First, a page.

McKinsey & Company has benefited from a series of consultancies, advising governments about REDD. But a new report from Rainforest Foundation UK uses examples from McKinsey’s REDD advice in Indonesia, Guyana and the Democratic Republic of Congo to demonstrate that the advice McKinsey gives is based on flawed analysis and misleading for decision-makers.
The report, “McREDD: How McKinsey ‘cost-curves’ are distorting REDD,” can be downloaded here (pdf file 2.4 MB). McKinsey’s cost-curves plot the cost of reducing emissions from various activities against potential emissions savings. The problem is that McKinsey’s flawed analysis hides the true costs of REDD and could result in increased destruction of forests by logging, oil palm, pulp and paper and soya industries.
McKinsey talks about climate change in terms of “Turning crisis into opportunity“, which may well be true in terms of McKinsey’s profits. But in a press release, Simon Counsell, Executive Director of Rainforest Foundation UK, describes McKinsey’s REDD advice as “junk economic theory”:
“McKinsey’s flawed analysis could be dangerous in the fight against climate change, as it makes it appear much cheaper and easier to tackle tropical deforestation than it would be in reality and it might lead us to postpone the real actions that need to be taken at home to prevent climate change. Priorities for reducing carbon emissions need to be based on the real costs of the different options, rather than on junk economic theory.”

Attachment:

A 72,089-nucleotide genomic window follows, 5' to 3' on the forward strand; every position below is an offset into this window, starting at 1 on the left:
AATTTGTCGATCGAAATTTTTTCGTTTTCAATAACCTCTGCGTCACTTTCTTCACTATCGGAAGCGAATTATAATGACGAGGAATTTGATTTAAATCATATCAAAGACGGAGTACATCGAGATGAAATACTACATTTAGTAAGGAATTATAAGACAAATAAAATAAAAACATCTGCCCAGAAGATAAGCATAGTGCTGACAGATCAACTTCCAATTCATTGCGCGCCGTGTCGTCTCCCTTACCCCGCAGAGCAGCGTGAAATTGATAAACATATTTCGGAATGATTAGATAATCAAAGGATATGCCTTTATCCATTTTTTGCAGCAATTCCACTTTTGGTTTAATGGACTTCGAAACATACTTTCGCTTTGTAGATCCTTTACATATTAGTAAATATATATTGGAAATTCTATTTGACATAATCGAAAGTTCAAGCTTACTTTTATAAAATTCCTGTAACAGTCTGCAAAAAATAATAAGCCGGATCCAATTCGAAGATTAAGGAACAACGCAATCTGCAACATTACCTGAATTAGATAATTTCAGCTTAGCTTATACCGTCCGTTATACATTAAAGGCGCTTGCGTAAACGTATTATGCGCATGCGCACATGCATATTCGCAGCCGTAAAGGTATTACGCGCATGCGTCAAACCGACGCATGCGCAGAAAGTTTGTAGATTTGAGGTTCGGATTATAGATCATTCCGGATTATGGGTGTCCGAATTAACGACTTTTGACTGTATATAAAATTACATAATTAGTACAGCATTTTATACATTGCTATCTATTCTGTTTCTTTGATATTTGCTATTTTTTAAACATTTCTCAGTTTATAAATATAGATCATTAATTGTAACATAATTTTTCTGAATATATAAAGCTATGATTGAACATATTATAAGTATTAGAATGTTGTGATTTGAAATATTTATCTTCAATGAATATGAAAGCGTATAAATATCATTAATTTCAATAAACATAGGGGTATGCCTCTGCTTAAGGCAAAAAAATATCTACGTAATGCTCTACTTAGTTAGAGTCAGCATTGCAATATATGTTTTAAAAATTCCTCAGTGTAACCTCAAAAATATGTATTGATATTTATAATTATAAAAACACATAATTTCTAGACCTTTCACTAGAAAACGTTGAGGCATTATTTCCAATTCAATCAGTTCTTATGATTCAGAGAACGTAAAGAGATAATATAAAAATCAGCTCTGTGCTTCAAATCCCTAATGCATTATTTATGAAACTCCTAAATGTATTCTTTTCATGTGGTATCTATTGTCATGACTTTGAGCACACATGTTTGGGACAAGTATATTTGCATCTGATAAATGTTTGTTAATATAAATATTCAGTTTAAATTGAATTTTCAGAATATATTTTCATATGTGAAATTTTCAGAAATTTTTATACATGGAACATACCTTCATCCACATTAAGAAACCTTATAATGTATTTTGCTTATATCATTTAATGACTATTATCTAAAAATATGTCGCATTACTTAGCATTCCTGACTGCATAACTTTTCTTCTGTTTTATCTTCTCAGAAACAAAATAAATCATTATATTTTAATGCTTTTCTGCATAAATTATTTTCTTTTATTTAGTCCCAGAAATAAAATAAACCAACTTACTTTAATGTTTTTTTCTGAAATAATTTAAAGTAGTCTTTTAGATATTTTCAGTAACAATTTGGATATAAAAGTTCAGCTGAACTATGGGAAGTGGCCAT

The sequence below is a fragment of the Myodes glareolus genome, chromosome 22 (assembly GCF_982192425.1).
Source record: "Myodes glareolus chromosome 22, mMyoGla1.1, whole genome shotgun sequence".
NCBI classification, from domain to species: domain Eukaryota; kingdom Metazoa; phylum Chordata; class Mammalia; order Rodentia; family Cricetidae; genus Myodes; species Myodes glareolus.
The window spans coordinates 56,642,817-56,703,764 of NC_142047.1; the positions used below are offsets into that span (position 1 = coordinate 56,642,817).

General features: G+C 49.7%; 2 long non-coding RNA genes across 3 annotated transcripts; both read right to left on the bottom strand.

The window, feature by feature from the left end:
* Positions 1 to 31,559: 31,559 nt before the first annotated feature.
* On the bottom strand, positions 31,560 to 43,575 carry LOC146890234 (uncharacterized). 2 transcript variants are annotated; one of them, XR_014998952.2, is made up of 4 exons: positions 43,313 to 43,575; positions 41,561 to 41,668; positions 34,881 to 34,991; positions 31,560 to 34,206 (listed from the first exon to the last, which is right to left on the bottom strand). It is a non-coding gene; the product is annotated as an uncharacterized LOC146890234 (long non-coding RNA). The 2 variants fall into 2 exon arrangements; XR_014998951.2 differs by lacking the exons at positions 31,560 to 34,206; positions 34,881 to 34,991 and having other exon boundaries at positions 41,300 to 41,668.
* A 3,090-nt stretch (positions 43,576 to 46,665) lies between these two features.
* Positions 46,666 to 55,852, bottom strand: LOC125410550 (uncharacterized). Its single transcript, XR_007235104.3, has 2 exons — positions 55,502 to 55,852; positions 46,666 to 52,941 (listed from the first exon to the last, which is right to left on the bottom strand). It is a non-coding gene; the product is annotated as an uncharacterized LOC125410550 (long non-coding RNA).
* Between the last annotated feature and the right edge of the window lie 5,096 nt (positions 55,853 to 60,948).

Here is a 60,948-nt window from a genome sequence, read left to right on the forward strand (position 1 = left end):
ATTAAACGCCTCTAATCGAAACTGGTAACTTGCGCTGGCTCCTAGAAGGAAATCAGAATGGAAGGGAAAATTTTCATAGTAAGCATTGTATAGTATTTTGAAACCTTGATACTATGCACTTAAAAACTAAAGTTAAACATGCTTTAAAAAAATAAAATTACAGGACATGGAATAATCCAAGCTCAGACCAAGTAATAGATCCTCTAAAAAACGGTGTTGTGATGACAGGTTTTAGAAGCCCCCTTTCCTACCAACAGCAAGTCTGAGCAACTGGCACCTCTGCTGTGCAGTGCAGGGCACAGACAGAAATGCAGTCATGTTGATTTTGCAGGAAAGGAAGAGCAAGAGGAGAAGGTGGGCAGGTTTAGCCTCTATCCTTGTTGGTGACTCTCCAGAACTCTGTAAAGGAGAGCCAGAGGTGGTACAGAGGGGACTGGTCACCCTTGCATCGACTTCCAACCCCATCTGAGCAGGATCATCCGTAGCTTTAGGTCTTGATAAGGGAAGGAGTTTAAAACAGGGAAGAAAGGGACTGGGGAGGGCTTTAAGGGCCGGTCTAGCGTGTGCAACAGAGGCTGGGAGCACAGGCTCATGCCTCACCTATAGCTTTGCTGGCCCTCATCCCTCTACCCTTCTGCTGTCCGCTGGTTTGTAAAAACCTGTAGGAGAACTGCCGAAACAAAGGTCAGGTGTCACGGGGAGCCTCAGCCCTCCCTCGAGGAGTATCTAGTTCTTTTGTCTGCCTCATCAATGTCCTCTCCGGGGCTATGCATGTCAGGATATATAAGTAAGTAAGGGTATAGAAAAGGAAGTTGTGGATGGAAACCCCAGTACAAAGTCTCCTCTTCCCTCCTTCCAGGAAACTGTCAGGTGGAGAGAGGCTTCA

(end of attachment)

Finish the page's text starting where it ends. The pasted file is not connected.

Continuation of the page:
The issue is not only economics – there is also an issue of rights and justice. In the case of Indonesia, Rainforest Foundation UK notes that an oil palm company could receive almost 30 times as much as an indigenous community for protecting 50 hectares of forest.
New report warns of dangers of ‘junk’ economics for global scheme to reduce deforestation
Rainforest Foundation UK Press Release: November 22rd, 2010
EMBARGOED UNTIL: 00.01 THURSDAY NOVEMBER 25TH (GMT)
According to a new report released today by the Rainforest Foundation UK, How McKinsey ‘cost curves’ are distorting REDD, advice given by international consultants McKinsey & Company to governments of forested nations could harm a scheme to stem destruction of the rainforest, known as REDD.
McKinsey has provided services to Brazil, Indonesia, Democratic Republic of Congo (DRC) and Guyana in the context of a global plan to reduce emissions from deforestation and forest degradation (REDD) which may be agreed at the United Nations climate change summit starting next week in Cancun, Mexico.  The report says that McKinsey’s advice is based on flawed analysis that hides key costs of programmes to reduce deforestation and could lead to greater destruction of natural forests by logging and agribusinesses, further marginalisation of millions of poor farmers and the weakening of environmental regulations.
Although the proposed REDD programmes are not yet operational, McKinsey’s analysis has been included wholesale into national plans to reduce deforestation in a number of countries, which have been approved for initial financial support by World Bank and UN agencies. 
The report says that McKinsey’s model, called the ‘cost-curve’, may substantially understate the real costs of programmes to reduce tropical deforestation, particularly projects targeting subsistence or ‘slash-and-burn’ farmers. This could lead to shoestring programmes that have a devastating impact on hundreds of millions of people who depend on the forest for their daily needs. 
“McKinsey claims that huge carbon reductions can be made at minimal cost by targeting ‘slash and burn’ farming, but the sums do not add up. Probably the only way that McKinsey’s supposed bargain-basement carbon savings from programmes to reduce deforestation could be achieved is by evicting millions of people from their subsistence farms.” says Simon Counsell, Executive Director of Rainforest Foundation UK.